Star and jet multiplicity in the high-mass star forming region IRAS 05137+3919

R. Cesaroni, F. Massi, C. Arcidiacono, M. T. Beltrán, P. Persi, M. Tapia, S. Molinari, L. Testi, L. Busoni, A. Riccardi, K. Boutsia, S. Bisogni, D. McCarthy, C. Kulesa

Research output: Contribution to journalArticlepeer-review

3 Scopus citations


Context. We present a study of the complex high-mass star forming region IRAS 05137+3919 (also known as Mol8), where multiple jets and a rich stellar cluster have been described in previous works. Aims. Our goal is to determine the number of jets and shed light on their origin, and thus determine the nature of the young stars powering these jets. We also wish to analyse the stellar clusters by resolving the brightest group of stars. Methods. The star forming region was observed in various tracers and the results were complemented with ancillary archival data. The new data represent a substantial improvement over previous studies both in resolution and frequency coverage. In particular, adaptive optics provides us with an angular resolution of 80 mas in the near IR, while new mid- and far-IR data allow us to sample the peak of the spectral energy distribution and thus reliably estimate the bolometric luminosity. Results. Thanks to the near-IR continuum and millimetre line data we can determine the structure and velocity field of the bipolar jets and outflows in this star forming region. We also find that the stars are grouped into three clusters and the jets originate in the richest of these, whose luminosity is ~ 2.4 × 104L Interestingly, our high-resolution near-IR images allow us to resolve one of the two brightest stars (A and B) of the cluster into a double source (A1+A2). Conclusions. We confirm that there are two jets and establish that they are powered by B-type stars belonging to cluster C1. On this basis and on morphological and kinematical arguments, we conclude that the less extended jet is almost perpendicular to the line of sight and that it originates in the brightest star of the cluster, while the more extended one appears to be associated with the more extincted, double source A1+A2. We propose that this is not a binary system, but a small bipolar reflection nebula at the root of the large-scale jet, outlining a still undetected circumstellar disk. The gas kinematics on a scale of ~0.2 pc seems to support our hypothesis, because it appears to trace rotation about the axis of the associated jet.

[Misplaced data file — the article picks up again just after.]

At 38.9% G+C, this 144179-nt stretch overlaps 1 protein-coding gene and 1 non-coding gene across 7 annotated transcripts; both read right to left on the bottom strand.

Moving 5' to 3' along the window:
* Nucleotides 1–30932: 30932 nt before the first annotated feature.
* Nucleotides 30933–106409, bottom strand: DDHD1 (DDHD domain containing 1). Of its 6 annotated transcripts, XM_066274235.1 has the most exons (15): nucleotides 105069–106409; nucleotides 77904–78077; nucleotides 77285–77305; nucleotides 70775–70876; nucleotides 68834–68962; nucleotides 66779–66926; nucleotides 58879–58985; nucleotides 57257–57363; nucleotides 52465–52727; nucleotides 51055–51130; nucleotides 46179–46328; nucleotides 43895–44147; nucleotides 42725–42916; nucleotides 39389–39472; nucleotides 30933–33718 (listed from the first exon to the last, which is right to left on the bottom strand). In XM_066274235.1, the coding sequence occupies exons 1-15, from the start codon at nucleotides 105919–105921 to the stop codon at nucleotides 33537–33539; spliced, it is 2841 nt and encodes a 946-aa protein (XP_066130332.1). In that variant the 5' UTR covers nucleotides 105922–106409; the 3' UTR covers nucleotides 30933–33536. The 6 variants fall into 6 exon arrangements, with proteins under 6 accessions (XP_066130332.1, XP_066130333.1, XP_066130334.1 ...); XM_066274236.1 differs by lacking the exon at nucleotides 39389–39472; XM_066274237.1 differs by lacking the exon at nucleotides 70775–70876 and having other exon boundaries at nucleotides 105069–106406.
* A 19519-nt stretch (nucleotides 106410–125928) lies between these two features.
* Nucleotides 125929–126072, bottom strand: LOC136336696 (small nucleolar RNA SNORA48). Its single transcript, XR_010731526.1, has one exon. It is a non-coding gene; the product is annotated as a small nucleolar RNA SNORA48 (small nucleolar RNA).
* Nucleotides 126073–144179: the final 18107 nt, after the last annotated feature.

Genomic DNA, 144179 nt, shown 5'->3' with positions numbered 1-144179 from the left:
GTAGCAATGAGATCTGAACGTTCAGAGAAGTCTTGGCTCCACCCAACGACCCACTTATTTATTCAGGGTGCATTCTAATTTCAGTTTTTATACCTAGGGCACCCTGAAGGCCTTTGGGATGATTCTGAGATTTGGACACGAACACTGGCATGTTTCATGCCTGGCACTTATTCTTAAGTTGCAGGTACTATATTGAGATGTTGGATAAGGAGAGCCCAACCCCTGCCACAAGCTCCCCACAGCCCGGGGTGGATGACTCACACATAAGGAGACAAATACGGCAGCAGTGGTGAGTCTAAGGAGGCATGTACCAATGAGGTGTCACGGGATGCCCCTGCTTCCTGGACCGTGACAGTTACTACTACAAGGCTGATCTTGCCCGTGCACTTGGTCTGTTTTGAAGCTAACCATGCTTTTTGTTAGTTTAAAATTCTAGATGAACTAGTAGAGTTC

Original languageEnglish (US)
Article numberA124
JournalAstronomy and astrophysics
StatePublished - Sep 1 2015


  • ISM: jets and outflows
  • Stars: early-type
  • Stars: formation

ASJC Scopus subject areas

  • Astronomy and Astrophysics
  • Space and Planetary Science


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